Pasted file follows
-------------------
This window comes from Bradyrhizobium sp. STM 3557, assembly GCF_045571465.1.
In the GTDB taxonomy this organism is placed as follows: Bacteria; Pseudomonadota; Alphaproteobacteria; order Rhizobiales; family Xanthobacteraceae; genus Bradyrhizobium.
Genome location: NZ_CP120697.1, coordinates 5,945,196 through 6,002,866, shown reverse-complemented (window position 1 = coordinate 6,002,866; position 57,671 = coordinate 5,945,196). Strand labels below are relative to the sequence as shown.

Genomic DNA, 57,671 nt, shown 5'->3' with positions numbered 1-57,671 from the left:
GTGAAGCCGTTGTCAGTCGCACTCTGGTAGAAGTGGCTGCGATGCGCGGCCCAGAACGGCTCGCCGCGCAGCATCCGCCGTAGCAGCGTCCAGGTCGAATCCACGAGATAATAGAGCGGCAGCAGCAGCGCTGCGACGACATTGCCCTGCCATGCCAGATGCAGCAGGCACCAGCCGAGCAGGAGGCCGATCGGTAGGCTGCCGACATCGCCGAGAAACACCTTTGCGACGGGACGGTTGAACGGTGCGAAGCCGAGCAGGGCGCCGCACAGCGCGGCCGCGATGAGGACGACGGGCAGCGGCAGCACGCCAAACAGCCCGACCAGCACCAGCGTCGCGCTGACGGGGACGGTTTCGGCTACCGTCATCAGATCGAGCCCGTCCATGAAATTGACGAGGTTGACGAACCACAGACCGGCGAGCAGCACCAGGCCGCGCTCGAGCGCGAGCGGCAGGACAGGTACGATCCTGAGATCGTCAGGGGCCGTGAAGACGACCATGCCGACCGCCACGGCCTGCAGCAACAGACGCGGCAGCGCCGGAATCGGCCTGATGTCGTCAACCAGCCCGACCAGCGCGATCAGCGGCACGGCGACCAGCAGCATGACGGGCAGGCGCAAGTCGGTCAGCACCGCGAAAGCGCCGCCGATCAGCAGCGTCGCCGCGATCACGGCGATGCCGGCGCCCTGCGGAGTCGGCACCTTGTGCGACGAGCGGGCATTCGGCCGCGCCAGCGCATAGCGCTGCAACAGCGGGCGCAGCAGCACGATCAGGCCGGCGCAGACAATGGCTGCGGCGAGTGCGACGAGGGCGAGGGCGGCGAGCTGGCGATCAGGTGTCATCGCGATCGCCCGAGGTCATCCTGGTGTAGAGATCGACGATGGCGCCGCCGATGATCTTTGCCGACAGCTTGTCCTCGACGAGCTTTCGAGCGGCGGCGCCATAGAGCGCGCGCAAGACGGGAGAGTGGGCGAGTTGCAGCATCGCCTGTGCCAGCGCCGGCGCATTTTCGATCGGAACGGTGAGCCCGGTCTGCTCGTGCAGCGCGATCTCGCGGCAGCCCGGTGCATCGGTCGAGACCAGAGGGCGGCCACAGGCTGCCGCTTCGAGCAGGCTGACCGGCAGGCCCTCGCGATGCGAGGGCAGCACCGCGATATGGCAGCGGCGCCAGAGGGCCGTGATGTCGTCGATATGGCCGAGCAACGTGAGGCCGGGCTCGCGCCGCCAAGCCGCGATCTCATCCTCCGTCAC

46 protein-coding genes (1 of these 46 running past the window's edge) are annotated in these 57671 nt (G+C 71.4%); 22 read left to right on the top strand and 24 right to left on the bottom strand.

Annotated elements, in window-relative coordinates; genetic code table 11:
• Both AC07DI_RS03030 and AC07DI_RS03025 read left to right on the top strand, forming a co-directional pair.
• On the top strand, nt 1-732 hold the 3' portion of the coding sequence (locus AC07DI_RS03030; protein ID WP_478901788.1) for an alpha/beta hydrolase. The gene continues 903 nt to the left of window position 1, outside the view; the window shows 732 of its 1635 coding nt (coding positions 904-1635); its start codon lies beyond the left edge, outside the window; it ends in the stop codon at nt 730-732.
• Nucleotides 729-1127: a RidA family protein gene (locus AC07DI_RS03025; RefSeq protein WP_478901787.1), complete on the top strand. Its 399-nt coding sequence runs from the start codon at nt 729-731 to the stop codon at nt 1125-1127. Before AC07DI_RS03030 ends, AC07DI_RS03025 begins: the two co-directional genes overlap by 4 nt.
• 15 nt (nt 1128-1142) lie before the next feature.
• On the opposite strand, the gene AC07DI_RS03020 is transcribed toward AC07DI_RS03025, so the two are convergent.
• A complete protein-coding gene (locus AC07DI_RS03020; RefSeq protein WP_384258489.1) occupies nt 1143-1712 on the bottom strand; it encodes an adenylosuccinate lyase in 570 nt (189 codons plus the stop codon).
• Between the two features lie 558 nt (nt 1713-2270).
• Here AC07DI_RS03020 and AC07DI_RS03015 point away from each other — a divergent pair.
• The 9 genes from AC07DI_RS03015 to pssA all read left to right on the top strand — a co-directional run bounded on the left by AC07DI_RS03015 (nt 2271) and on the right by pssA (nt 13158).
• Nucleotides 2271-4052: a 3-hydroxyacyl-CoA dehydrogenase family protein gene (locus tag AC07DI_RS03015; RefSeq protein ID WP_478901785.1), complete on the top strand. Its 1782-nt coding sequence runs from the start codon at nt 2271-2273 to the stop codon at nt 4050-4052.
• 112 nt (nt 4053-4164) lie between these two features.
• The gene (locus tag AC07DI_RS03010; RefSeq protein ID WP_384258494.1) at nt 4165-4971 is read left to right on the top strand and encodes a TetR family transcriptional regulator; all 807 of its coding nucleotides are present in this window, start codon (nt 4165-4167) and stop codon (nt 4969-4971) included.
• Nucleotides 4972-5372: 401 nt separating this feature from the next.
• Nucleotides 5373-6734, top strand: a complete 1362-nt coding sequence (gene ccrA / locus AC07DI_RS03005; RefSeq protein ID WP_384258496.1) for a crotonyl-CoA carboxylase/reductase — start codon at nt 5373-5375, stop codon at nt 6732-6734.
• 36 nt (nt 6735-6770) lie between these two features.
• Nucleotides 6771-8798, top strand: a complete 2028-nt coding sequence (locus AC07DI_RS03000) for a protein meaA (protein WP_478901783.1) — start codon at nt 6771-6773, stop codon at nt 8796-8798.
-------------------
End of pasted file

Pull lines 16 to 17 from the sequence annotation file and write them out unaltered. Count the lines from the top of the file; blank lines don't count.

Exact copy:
• The 9 genes from AC07DI_RS03015 to pssA all read left to right on the top strand — a co-directional run bounded on the left by AC07DI_RS03015 (nt 2271) and on the right by pssA (nt 13158).
• Nucleotides 2271-4052: a 3-hydroxyacyl-CoA dehydrogenase family protein gene (locus tag AC07DI_RS03015; RefSeq protein ID WP_478901785.1), complete on the top strand. Its 1782-nt coding sequence runs from the start codon at nt 2271-2273 to the stop codon at nt 4050-4052.